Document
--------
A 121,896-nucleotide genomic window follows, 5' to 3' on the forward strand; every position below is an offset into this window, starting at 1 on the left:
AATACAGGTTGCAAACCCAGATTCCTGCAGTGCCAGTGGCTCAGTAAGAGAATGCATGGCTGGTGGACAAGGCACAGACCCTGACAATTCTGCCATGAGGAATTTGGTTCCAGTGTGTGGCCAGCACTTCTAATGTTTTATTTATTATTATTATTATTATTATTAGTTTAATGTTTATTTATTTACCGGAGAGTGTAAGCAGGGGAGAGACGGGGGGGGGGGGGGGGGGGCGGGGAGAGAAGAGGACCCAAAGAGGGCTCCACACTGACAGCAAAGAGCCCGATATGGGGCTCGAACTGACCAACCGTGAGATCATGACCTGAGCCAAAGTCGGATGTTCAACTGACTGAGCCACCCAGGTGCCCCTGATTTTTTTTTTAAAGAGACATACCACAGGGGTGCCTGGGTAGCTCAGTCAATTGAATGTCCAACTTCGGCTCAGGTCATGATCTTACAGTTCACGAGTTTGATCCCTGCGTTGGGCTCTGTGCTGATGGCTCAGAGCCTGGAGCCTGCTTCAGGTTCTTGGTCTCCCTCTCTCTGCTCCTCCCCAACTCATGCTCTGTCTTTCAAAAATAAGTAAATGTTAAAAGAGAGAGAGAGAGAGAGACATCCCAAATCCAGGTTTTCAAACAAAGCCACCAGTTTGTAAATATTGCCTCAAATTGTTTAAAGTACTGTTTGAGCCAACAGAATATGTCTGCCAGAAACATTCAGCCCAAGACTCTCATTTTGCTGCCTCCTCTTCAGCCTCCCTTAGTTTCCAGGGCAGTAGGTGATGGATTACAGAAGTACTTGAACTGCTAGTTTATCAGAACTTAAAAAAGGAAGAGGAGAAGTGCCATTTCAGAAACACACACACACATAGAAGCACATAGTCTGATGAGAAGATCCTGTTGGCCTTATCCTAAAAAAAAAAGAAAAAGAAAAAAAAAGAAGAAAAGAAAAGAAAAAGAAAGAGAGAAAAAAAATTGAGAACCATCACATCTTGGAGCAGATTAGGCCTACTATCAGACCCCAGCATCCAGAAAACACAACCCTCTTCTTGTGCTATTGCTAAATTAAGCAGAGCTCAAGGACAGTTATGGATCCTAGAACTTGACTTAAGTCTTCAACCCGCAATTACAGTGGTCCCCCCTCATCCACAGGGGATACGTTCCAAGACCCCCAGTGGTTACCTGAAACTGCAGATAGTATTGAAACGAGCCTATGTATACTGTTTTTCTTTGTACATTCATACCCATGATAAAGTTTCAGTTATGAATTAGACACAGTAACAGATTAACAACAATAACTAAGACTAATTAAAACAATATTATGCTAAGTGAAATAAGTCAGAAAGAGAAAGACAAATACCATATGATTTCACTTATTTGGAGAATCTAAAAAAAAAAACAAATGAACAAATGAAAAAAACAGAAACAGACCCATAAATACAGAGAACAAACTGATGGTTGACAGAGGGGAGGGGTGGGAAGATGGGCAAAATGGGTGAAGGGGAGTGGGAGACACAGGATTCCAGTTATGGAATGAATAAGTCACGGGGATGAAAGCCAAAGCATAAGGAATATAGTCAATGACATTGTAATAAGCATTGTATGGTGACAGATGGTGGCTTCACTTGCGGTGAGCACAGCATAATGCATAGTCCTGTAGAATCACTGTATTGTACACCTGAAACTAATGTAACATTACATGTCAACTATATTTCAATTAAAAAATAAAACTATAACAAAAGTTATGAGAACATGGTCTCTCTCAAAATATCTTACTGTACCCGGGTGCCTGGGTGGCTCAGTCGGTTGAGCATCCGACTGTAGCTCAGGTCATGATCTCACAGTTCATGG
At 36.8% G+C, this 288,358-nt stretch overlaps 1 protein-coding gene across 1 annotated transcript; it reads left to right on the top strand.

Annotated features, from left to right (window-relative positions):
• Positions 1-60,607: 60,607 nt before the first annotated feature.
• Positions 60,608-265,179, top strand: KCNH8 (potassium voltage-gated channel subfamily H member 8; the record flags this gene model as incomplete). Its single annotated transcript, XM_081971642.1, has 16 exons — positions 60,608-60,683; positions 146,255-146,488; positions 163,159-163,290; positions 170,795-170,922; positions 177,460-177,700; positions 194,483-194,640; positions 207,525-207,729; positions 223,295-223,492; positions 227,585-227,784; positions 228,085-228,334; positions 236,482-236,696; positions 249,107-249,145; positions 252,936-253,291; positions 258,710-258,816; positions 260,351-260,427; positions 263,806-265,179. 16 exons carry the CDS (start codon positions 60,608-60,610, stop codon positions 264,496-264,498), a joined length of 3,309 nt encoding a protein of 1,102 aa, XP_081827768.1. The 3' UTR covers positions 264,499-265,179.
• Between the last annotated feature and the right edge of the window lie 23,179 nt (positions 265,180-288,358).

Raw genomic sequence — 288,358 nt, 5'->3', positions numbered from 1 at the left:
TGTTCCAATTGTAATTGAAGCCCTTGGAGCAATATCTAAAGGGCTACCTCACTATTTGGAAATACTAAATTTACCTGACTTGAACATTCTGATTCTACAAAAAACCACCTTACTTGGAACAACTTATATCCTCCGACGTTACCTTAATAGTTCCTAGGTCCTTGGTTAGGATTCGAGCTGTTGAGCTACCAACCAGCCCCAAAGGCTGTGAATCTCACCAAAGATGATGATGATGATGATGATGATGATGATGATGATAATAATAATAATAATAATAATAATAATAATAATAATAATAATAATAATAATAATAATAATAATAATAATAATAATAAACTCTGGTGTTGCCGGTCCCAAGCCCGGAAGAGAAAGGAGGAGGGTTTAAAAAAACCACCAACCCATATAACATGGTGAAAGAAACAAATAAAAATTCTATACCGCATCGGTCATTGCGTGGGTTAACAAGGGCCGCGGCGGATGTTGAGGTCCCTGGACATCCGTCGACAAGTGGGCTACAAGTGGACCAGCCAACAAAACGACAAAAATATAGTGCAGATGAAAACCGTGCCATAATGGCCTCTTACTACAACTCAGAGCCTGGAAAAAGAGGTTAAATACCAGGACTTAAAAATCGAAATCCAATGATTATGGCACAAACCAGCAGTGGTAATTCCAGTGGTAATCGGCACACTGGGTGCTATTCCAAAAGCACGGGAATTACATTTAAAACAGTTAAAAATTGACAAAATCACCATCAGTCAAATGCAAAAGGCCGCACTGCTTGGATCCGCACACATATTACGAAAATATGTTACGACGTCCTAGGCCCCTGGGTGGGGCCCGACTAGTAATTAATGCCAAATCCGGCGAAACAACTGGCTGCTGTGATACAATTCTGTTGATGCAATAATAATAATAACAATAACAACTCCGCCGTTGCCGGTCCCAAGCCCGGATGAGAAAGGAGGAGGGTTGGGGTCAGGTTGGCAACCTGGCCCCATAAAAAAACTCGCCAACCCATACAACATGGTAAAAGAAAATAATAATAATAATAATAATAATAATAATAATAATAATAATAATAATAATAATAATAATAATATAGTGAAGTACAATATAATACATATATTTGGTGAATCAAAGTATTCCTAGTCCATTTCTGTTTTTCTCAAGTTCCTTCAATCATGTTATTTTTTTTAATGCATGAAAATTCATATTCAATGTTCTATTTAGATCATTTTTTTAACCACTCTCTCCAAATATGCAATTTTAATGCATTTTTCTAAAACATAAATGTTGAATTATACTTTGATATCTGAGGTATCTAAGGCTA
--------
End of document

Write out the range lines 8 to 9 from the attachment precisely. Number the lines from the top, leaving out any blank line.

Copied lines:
Raw genomic sequence — 288,358 nt, 5'->3', positions numbered from 1 at the left:
TGTTCCAATTGTAATTGAAGCCCTTGGAGCAATATCTAAAGGGCTACCTCACTATTTGGAAATACTAAATTTACCTGACTTGAACATTCTGATTCTACAAAAAACCACCTTACTTGGAACAACTTATATCCTCCGACGTTACCTTAATAGTTCCTAGGTCCTTGGTTAGGATTCGAGCTGTTGAGCTACCAACCAGCCCCAAAGGCTGTGAATCTCACCAAAGATGATGATGATGATGATGATGATGATGATGATGATAATAATAATAATAATAATAATAATAATAATAATAATAATAATAATAATAATAATAATAATAATAATAATAATAATAAACTCTGGTGTTGCCGGTCCCAAGCCCGGAAGAGAAAGGAGGAGGGTTTAAAAAAACCACCAACCCATATAACATGGTGAAAGAAACAAATAAAAATTCTATACCGCATCGGTCATTGCGTGGGTTAACAAGGGCCGCGGCGGATGTTGAGGTCCCTGGACATCCGTCGACAAGTGGGCTACAAGTGGACCAGCCAACAAAACGACAAAAATATAGTGCAGATGAAAACCGTGCCATAATGGCCTCTTACTACAACTCAGAGCCTGGAAAAAGAGGTTAAATACCAGGACTTAAAAATCGAAATCCAATGATTATGGCACAAACCAGCAGTGGTAATTCCAGTGGTAATCGGCACACTGGGTGCTATTCCAAAAGCACGGGAATTACATTTAAAACAGTTAAAAATTGACAAAATCACCATCAGTCAAATGCAAAAGGCCGCACTGCTTGGATCCGCACACATATTACGAAAATATGTTACGACGTCCTAGGCCCCTGGGTGGGGCCCGACTAGTAATTAATGCCAAATCCGGCGAAACAACTGGCTGCTGTGATACAATTCTGTTGATGCAATAATAATAATAACAATAACAACTCCGCCGTTGCCGGTCCCAAGCCCGGATGAGAAAGGAGGAGGGTTGGGGTCAGGTTGGCAACCTGGCCCCATAAAAAAACTCGCCAACCCATACAACATGGTAAAAGAAAATAATAATAATAATAATAATAATAATAATAATAATAATAATAATAATAATAATAATAATAATATAGTGAAGTACAATATAATACATATATTTGGTGAATCAAAGTATTCCTAGTCCATTTCTGTTTTTCTCAAGTTCCTTCAATCATGTTATTTTTTTTAATGCATGAAAATTCATATTCAATGTTCTATTTAGATCATTTTTTTAACCACTCTCTCCAAATATGCAATTTTAATGCATTTTTCTAAAACATAAATGTTGAATTATACTTTGATATCTGAGGTATCTAAGGCTA